Amnesty: China supplies arms for Darfur conflict

From Amnesty International, May 8:

Arms transfers to Sudan fuel serious human rights violations

Arms, ammunition and related equipment are still being transferred to Darfur in the west of Sudan for military operations. Extremely serious violations and abuses of human rights and international humanitarian law are being committed by the Sudanese government, the government-backed Janjawid militias and armed opposition groups in these operations.

In a report published today, Amnesty International (AI) describes the arming process and its effects on the people of Darfur and neighbouring eastern Chad, many of whom have been forcibly displaced. It describes violations of the United Nations arms embargo on Darfur by parties to the conflict that occurred during January to March 2007.

Amongst other things, it shows how the Government of Sudan violates the UN arms embargo and disguises some of its military logistics operations in Darfur. It details what types of arms supplied to Sudan from China and Russia—two Permanent Members of the Security Council—have been used by the government of Sudan for violations of the Security Council’s own mandatory arms embargo.

States supplying weapons, munitions and other military equipment to Sudan and to other parties to the conflict know, or at least should know, that these arms are often used to commit serious violations of human rights and international humanitarian law in Darfur and now in eastern Chad. The fact that the UN Security Council has left the UN arms embargo on Darfur somewhat vaguely formulated and especially lacking a strong UN monitoring, verification and public reporting mechanism is allowing some states and persons to violate it with impunity.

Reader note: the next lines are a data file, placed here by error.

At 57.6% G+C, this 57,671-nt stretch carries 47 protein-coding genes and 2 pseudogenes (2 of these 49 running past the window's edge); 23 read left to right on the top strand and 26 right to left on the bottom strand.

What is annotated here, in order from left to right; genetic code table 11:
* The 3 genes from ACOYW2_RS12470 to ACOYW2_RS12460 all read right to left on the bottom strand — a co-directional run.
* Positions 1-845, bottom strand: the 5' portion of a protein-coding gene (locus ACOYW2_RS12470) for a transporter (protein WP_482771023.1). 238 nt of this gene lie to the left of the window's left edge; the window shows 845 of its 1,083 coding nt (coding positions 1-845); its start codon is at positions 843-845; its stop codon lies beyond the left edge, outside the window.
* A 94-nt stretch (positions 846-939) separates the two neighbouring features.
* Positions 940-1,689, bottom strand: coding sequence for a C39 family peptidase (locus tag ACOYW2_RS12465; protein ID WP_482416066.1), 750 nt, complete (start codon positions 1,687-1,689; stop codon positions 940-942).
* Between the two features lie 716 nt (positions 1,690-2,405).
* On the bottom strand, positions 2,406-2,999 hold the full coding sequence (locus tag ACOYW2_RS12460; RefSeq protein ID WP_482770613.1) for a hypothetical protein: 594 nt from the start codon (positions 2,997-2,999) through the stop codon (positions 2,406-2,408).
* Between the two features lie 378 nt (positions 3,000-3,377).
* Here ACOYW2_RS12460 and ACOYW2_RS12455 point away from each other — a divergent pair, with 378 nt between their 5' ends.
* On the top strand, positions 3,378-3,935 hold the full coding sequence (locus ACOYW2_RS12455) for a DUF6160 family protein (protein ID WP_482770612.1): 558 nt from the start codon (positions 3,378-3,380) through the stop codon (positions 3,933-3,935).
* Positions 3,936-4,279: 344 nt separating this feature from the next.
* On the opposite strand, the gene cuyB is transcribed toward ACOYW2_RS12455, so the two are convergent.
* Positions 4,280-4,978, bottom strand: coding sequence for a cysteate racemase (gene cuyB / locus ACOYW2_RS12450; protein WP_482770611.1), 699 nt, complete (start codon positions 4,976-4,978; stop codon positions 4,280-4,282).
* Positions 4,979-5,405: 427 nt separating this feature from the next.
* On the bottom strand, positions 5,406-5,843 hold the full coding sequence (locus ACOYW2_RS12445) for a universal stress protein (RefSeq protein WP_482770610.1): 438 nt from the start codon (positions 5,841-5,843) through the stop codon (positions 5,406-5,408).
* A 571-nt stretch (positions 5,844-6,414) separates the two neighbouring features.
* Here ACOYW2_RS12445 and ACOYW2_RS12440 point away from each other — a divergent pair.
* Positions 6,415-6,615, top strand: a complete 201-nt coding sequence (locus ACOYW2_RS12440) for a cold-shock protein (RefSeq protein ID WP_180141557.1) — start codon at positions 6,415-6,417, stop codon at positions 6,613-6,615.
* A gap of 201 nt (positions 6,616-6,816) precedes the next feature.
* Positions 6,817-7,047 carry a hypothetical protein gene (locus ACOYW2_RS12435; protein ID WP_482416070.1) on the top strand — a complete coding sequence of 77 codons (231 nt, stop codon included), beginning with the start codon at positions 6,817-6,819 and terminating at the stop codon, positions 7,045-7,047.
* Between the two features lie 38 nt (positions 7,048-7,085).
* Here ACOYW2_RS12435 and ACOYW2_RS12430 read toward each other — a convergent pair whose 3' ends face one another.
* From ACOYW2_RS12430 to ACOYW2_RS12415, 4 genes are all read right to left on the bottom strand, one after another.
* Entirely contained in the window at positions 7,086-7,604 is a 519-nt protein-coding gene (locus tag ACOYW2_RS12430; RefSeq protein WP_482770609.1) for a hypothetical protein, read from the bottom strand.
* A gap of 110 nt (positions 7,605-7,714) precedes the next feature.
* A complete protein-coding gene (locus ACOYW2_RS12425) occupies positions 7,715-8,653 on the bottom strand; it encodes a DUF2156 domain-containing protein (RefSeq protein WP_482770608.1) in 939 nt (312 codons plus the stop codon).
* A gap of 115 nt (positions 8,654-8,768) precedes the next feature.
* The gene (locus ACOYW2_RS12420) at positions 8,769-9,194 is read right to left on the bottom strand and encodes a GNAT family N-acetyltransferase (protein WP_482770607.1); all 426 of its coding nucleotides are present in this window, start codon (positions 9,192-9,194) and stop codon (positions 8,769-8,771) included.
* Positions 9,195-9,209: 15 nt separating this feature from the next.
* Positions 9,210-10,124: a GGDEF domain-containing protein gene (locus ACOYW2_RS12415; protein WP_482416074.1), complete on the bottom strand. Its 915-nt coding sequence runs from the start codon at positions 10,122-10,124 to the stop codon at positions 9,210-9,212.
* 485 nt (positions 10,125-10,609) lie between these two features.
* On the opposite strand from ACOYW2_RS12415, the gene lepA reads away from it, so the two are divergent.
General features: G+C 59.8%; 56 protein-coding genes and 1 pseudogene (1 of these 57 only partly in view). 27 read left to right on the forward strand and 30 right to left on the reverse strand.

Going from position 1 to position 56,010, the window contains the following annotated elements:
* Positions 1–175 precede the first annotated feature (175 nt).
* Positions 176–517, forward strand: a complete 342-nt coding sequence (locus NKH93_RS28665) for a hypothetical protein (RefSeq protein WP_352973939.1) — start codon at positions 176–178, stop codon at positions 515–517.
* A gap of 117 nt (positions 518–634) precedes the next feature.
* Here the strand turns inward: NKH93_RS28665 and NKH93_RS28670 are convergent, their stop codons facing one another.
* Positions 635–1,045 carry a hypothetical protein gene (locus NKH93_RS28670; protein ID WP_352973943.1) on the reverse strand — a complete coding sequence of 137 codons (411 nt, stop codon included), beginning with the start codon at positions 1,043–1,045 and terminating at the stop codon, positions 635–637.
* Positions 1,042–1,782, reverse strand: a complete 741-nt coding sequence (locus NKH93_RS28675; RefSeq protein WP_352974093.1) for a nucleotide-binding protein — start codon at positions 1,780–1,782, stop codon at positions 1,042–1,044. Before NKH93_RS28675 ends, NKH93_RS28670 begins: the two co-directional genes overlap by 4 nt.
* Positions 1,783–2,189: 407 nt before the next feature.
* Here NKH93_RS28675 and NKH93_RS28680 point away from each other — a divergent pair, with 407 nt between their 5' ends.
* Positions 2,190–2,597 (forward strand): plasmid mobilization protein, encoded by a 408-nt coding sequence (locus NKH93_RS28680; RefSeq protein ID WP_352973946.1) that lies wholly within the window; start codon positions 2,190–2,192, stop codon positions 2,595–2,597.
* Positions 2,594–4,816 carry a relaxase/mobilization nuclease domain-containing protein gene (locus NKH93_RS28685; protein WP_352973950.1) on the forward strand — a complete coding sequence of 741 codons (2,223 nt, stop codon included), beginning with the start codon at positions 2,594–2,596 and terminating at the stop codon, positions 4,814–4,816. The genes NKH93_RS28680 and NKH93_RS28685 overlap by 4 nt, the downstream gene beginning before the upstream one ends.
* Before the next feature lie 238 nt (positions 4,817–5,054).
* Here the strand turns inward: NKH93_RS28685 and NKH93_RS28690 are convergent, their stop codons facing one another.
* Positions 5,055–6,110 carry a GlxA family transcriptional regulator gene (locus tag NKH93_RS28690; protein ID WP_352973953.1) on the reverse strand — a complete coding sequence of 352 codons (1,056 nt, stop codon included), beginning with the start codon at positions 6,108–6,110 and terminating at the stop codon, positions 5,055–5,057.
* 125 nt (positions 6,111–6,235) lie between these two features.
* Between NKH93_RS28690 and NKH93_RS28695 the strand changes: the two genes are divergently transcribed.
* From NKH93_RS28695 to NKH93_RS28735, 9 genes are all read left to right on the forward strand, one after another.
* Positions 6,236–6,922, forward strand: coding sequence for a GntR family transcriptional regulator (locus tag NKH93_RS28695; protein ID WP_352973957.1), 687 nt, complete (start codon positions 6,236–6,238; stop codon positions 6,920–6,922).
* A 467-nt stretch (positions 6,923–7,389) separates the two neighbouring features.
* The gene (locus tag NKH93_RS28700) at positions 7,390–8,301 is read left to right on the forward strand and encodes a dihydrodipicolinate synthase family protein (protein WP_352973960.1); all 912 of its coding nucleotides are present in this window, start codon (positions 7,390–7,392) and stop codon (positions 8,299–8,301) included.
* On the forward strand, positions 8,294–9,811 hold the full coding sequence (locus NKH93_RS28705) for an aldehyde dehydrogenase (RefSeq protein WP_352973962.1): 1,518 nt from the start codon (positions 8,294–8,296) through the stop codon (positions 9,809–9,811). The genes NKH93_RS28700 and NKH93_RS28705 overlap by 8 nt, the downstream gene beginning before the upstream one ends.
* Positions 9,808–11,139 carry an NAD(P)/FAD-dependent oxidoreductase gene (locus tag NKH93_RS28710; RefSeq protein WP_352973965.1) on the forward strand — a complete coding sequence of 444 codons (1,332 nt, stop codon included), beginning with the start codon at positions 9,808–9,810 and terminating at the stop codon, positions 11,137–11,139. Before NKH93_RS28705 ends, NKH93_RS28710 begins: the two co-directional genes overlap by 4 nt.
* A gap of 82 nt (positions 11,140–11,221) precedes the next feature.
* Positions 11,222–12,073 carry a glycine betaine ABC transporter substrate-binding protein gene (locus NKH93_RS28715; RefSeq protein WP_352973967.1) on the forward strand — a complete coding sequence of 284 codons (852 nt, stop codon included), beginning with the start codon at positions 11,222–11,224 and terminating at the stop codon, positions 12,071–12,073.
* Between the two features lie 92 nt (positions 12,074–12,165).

AI is urgently calling upon the international community to assert its authority and immediately adopt steps to strengthen the implementation of the UN arms embargo and stem the flow of arms to Darfur as part of a package of immediate measures to help protect civilians and uphold their human rights as is required by international law.

A Global Arms Trade Treaty is needed to prevent arms fuelling such catastrophic conflicts. AI has been campaigning for such a treaty since its beginning in October 2003, as part of the Control Arms Campaign.

Read the full report:
Sudan: arms continuing to fuel serious human rights violations in Darfur (Report, 08 May 05 2007)

For further information, please see:

See our last post on Darfur, and our special report on China in Africa.

  1. Sudan denies everything
    From BBC, May 8:

    Amnesty International has accused China and Russia of continuing to supply arms to Sudan which are used in Darfur, breaching a UN arms embargo.

    A report by the watchdog says the weapons are landing in the hands of the government-backed Janjaweed militia.

    It includes photographic evidence of the Sudanese air force using military aircraft in Darfur.

    But the Sudanese ambassador to the UN, Abdel Mahmood Abdel Haleem, said the allegations were a lie.

    “Our reaction to the Amnesty International allegations is very easy – it is a total rejection as it is baseless and unfounded,” he told the BBC.

    “These photos maybe a plane in the Central African Republic or maybe for one in south Sudan, but it is not in Darfur at all. We are not on combat missions in Darfur at all,” he added.